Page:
(Surprise! I made a switch of a post date with James Scott Bell. He took my Thursday, July 16, and I swapped him for his usual Sunday. Who can say “No” to Jim, seriously?)
I made the change from crime fiction thrillers to young adult (and back) because I had a niece who wanted to be a writer and I included her in on my process while I wrote my first YA – IN THE ARMS OF STONE ANGELS (Harlequin Teen). We had fun together. I flew her from Texas and we spent a long weekend visiting the locals sights I wanted to use for the story, taking photos. I also worked with her to come up with character images and names and we plotted the first 8 chapters.
The sixteen year old character (Brenna Nash) had been born in my head while I wrote the Prologue. It should have felt like a drastic change in voice (from adult to teen), yet I made the leap with only one real foundation in crime fiction to connect my stories. I had deliberately chosen to make my first YA a cold case mystery so I could tie into my reader base. I didn’t analyze this change in genre, but I’ve been thinking of VOICE lately and wanted to break it down.
If you are a new author trying to find your way, or a more experienced writer who would like to venture into a new genre, I hope this post gets you thinking.
Keys Ways to Establish Your Own Voice Yet Stay Flexible Across Genres
1.) Ask Yourself: What is my natural voice? Answer this question on your own, but then ask those closest to you how they see you. Are you naturally cynical? Are you great with the one liners? Or are you quieter with good timing for well-timed jabs?
Exercise: Describe Yourself in Three Adjectives (Snarky, Fun, Flirty) Then ask: Is this how I talk?
2.) What books have you enjoyed in the genre you are interested in writing? I’m not just talking about reading a book and liking it. I’m suggesting you analyze exactly why you liked it. I’m talking notes in the margins and highlighted lines of dialogue or imagery you liked. Understanding your taste will help you define what comes naturally to you. You are drawn to author voices you like and hope to write yourself.
Exercise: Picture your ideal reader. If you can describe him or her, then write to your reader as if you were one on one. Does this make your voice easier to develop?
3.) Can you hear the central character in your head? Can you resist censoring him or her? I call this “free association.” It’s as if the character is telling you his story and you’re the scribe. Throw everything onto the page without filter and you might stumble onto your next book.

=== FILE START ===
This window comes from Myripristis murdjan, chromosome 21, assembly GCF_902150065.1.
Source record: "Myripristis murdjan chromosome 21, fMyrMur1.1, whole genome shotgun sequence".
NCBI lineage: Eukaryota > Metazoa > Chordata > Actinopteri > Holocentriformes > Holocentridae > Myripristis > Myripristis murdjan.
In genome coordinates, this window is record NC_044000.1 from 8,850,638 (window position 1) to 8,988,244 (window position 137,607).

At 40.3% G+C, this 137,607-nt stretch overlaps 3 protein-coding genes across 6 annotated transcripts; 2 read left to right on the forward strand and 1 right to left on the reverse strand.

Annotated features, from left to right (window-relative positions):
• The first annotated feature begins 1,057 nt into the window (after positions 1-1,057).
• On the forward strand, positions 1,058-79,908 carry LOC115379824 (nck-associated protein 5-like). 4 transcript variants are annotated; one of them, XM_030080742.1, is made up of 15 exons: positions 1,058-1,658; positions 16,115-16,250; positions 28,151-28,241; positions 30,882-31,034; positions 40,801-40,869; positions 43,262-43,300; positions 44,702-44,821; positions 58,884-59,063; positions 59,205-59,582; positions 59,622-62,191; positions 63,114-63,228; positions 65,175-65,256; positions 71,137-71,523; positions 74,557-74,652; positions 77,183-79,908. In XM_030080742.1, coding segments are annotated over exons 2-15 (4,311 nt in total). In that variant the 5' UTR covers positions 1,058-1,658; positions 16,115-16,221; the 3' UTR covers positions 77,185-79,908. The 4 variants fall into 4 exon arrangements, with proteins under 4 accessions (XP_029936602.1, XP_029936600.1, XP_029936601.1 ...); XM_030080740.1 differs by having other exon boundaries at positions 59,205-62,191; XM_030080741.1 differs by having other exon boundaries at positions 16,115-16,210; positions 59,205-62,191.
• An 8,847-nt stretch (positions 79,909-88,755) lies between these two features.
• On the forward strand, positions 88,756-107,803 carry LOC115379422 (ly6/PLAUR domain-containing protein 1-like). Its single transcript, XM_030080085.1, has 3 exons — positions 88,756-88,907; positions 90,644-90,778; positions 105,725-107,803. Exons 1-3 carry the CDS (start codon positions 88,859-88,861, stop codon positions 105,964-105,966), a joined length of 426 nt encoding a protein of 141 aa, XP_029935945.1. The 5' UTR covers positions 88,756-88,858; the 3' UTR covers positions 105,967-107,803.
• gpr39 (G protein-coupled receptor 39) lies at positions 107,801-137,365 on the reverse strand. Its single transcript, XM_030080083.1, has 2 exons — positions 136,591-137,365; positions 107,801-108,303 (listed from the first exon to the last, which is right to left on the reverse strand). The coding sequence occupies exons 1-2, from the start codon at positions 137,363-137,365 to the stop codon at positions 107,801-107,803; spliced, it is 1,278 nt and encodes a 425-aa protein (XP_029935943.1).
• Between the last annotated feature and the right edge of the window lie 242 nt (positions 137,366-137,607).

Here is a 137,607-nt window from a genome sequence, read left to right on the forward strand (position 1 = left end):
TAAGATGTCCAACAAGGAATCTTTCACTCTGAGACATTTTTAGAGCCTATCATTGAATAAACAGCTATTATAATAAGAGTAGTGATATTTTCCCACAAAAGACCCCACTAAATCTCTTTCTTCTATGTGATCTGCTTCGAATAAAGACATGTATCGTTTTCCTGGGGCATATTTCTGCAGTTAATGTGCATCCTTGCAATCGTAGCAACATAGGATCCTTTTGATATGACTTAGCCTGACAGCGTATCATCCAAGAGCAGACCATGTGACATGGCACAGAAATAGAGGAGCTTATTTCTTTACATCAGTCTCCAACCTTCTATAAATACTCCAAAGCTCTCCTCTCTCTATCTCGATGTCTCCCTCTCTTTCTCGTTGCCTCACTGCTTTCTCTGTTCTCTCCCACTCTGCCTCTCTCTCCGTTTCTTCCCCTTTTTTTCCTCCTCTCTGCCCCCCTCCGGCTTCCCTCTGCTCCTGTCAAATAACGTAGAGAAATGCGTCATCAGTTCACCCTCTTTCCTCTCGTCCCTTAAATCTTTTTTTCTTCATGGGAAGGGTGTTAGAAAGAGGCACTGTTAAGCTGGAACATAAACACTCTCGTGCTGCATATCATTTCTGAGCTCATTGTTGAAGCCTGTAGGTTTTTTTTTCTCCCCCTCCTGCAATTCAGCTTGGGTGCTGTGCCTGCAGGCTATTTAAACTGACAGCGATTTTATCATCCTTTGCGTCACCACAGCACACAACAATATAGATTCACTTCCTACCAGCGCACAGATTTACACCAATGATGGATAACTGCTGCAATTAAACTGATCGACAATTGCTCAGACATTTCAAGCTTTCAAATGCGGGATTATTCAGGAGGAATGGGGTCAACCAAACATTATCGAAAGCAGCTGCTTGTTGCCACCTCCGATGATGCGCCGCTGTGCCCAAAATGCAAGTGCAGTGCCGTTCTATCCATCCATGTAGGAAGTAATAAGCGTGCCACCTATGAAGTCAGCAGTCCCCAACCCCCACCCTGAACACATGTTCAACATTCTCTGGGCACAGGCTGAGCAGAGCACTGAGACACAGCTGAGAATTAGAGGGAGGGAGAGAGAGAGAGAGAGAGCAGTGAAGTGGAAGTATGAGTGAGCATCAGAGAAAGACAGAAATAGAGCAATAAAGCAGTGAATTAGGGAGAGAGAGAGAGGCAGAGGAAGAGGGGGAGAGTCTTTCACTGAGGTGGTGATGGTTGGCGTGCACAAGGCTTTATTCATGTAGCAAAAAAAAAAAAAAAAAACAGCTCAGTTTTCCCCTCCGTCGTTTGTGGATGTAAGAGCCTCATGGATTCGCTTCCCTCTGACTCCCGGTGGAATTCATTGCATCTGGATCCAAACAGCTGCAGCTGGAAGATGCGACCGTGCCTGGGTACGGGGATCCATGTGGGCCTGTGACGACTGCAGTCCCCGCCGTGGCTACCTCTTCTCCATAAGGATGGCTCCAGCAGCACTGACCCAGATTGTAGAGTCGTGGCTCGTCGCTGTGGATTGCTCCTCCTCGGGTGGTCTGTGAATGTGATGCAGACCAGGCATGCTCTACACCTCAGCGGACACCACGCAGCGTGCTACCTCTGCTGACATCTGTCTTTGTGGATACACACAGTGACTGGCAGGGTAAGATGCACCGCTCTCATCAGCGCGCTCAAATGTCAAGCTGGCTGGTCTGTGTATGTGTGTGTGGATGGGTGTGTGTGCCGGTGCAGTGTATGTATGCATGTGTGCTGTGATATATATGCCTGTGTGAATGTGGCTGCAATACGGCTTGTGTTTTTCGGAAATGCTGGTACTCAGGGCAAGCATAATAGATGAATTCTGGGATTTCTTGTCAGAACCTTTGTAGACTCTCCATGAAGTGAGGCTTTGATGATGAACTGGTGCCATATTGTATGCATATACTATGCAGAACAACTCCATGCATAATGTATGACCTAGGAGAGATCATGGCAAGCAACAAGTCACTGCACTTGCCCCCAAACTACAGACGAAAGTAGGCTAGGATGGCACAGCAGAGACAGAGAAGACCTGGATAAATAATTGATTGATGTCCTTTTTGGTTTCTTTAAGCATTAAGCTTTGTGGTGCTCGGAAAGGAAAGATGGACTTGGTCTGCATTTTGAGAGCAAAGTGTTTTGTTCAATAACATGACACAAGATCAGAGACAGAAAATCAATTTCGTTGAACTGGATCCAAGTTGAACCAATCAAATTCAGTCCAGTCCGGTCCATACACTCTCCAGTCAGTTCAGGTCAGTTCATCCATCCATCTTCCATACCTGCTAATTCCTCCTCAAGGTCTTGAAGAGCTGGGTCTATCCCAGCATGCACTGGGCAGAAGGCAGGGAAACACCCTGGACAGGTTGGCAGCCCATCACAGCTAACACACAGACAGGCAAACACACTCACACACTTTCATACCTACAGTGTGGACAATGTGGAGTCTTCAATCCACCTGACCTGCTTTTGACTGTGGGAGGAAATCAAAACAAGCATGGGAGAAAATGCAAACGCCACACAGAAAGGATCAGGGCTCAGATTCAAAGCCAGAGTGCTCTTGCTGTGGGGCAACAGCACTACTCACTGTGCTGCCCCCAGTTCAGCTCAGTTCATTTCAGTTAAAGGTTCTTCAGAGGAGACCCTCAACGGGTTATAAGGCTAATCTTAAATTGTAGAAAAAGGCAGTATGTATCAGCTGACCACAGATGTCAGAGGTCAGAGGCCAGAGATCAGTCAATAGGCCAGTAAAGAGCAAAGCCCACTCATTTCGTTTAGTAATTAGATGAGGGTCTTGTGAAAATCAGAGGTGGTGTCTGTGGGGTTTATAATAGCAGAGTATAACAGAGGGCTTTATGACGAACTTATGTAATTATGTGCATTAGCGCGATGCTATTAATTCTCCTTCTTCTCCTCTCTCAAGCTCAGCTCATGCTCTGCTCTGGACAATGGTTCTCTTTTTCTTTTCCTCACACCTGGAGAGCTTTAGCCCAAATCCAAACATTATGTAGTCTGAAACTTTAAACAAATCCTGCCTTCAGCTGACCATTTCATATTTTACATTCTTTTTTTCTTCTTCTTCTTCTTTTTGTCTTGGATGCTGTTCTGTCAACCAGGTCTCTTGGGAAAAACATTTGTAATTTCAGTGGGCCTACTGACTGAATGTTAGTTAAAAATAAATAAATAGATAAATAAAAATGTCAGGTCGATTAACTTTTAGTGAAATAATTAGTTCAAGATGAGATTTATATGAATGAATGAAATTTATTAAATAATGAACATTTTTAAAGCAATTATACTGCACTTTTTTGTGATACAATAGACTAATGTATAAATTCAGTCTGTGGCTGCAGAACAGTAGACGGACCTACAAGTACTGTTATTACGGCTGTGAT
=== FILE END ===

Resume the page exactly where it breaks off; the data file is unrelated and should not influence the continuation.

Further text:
Exercise: Take a pen and paper and free write without censorship. Go bonkers. When you’re done, ask yourself – Do I write like this? Is this more natural than what I’m writing now? I’m convinced you must enjoy what you’re doing, otherwise it’s too much like work.
4.) Can you trust your instincts to get it right? When I’m working out a character, I resist getting feedback from anyone else. I want to feel sure about the character before I open myself up to criticism or get input from a committee of beta readers. Trust your gut. It’s your story.
Exercise: Answer these questions: Is my writing something I would read? What’s on my shelves? Am I forcing my voice?
5.) Don’t push your instincts into an area of voice that does not feel completely comfortable to you. I like writing when I’m slightly off balance and unsure, but I know my boundaries. I couldn’t write Chicklit for example. Not a whole novel, for sure. Plus my sense of humor runs more subtle so I’m not likely to try slapstick weirdness for a whole book either. Even if you’re a risk taker, I feel strongly that there are limits and we must determine what those are to make any adjustment to voice that has any hope of being successful.
Exercise: Am I enjoying what I’m writing? Does it feel like work or fun? Unless I’m writing something that comes naturally, it can seem like drudgery. Remember this is your passion and it should be fun.
Even when I ventured into YA, I still wrote about loners, the quietly brave hero, the cynical character, the well timed one liners, and the brooding male. I created my teen characters to be unique to the story line, yet my world building and character voices were consistent with my comfort zone. I read many many YA books before I wrote the genre. I wanted to write about smart and unique characters who knew how to tread through life alone if they had to, the kid who could be shadows that most people don’t notice until these kids rise up to become heroes. Those are the kinds of books I like to read and write.
So what about you? How did you develop your author voice? Any new tips to add?